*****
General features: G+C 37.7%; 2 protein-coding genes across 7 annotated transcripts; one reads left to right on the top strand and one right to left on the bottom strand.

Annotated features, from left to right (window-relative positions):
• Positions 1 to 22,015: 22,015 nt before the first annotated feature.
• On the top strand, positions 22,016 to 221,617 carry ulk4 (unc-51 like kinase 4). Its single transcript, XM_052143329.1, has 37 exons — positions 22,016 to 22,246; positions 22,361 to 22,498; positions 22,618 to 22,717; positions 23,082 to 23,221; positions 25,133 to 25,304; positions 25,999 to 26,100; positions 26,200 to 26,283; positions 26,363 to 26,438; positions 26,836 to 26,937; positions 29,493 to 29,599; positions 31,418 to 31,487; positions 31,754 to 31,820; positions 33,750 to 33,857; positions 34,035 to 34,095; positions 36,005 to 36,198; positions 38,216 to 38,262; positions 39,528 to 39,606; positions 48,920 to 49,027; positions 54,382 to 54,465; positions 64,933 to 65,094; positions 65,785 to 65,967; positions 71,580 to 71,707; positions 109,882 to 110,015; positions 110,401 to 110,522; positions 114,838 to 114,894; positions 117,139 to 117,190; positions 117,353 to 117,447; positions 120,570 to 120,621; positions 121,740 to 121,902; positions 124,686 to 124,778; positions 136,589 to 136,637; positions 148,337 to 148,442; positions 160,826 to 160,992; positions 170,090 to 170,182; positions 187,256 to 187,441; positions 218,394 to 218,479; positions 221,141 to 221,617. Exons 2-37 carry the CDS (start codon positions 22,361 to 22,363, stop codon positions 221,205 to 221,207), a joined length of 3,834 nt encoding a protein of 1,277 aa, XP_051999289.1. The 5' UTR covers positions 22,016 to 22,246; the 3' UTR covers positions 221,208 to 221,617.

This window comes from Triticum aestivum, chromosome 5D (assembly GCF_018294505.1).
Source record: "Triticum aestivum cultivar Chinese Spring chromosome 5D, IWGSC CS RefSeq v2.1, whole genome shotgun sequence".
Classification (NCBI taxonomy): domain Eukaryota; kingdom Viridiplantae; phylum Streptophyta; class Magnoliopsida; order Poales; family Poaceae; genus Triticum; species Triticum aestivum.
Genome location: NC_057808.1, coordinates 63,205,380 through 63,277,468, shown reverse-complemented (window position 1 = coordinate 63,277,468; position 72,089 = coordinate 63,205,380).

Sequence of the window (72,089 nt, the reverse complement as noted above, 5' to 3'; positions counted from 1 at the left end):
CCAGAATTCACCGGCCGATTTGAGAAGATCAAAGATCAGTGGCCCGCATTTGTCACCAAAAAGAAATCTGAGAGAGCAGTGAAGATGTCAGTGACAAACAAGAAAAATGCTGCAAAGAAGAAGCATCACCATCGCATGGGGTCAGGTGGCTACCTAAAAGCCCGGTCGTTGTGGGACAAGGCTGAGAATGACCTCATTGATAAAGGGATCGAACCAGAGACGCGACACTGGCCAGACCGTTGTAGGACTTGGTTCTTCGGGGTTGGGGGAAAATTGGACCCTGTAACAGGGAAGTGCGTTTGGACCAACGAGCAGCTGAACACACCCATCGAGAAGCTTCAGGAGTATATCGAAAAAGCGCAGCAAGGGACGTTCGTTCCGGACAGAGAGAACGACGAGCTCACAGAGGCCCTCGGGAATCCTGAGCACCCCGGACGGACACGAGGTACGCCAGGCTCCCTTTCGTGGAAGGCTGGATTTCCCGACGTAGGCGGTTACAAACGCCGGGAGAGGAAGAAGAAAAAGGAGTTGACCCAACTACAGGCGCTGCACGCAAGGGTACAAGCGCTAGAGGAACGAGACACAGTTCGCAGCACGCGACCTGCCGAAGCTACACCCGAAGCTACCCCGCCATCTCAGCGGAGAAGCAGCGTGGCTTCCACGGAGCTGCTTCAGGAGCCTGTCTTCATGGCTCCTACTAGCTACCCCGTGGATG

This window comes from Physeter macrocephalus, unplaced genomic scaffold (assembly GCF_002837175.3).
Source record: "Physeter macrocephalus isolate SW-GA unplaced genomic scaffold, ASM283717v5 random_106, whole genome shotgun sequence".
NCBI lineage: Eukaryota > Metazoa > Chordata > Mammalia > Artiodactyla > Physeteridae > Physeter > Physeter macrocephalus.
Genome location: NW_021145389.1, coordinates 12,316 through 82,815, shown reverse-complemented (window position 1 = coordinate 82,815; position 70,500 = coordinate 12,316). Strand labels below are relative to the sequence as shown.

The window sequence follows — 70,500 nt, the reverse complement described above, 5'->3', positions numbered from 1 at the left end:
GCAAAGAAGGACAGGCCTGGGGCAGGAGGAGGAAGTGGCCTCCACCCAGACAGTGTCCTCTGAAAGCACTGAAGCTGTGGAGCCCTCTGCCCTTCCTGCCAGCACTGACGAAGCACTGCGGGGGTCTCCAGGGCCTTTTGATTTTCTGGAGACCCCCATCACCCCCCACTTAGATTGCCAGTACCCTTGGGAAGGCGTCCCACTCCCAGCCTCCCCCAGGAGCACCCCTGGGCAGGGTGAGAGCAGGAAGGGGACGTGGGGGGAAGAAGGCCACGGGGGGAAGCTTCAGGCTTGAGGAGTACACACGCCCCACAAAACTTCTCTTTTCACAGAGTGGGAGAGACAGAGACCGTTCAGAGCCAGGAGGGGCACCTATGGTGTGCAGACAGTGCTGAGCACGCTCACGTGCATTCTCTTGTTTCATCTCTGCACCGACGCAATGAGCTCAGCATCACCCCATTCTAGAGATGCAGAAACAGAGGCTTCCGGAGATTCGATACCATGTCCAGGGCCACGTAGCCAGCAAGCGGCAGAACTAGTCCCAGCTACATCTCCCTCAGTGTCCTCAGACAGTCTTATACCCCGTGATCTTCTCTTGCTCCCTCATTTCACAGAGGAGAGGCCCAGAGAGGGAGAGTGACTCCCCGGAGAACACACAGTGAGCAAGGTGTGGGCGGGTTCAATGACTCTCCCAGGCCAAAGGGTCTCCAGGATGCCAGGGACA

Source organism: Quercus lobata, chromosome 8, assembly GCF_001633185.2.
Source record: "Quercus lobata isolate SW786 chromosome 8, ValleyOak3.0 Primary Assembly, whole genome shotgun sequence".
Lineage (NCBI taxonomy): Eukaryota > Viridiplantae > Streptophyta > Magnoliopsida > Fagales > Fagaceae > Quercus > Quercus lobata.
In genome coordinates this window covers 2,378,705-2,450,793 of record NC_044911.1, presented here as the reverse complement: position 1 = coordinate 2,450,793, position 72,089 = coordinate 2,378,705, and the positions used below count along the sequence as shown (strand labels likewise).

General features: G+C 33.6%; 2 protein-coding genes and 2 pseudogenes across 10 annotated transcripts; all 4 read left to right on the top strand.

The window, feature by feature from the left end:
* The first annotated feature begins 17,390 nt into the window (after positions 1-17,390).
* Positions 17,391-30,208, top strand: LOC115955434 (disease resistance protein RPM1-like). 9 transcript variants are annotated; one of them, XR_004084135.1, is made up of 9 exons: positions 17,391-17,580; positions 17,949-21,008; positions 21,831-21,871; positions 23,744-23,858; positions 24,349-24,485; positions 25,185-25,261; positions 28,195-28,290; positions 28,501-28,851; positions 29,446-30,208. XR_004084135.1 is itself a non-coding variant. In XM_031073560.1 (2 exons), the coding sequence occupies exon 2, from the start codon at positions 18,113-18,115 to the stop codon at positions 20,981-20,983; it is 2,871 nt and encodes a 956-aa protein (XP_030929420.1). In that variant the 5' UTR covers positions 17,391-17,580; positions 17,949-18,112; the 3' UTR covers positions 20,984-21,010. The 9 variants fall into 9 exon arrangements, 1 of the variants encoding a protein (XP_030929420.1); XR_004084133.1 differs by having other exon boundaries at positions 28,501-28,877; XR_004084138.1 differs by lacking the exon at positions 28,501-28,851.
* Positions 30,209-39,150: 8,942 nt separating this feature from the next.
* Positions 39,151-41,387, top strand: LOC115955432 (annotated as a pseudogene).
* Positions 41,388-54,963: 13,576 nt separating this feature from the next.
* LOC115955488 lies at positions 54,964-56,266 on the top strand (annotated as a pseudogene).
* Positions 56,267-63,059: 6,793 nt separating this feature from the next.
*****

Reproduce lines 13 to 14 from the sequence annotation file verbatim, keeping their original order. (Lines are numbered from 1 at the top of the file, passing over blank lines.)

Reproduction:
NCBI lineage: Eukaryota > Metazoa > Chordata > Mammalia > Artiodactyla > Physeteridae > Physeter > Physeter macrocephalus.
Genome location: NW_021145389.1, coordinates 12,316 through 82,815, shown reverse-complemented (window position 1 = coordinate 82,815; position 70,500 = coordinate 12,316). Strand labels below are relative to the sequence as shown.